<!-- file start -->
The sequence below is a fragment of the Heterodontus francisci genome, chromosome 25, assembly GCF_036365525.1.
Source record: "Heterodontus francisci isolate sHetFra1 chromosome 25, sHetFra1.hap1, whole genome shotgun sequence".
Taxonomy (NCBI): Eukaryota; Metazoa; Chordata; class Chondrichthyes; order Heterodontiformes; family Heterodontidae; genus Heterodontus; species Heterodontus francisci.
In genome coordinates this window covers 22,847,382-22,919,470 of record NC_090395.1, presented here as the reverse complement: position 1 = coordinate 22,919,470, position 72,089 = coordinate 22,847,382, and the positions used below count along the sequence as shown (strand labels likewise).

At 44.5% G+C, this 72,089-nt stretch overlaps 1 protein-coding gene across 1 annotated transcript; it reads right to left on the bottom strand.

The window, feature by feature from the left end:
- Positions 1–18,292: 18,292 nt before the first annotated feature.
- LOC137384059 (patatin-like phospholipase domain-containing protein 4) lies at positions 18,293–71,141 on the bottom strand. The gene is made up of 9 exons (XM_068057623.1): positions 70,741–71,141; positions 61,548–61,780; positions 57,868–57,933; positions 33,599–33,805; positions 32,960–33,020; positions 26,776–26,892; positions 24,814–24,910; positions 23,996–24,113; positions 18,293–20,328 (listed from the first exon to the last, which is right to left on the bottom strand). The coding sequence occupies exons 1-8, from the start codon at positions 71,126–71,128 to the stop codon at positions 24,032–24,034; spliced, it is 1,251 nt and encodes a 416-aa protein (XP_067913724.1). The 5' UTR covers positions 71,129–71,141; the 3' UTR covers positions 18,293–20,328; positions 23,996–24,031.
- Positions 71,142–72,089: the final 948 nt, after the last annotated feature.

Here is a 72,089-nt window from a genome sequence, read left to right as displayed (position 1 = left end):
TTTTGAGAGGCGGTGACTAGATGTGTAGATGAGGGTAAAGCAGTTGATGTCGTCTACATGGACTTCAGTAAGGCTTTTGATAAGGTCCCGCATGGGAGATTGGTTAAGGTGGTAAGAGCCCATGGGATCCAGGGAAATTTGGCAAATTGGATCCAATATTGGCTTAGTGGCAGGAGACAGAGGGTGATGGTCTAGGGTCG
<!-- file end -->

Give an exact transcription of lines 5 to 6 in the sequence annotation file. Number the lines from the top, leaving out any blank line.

At 44.5% G+C, this 72,089-nt stretch overlaps 1 protein-coding gene across 1 annotated transcript; it reads right to left on the bottom strand.

The window, feature by feature from the left end: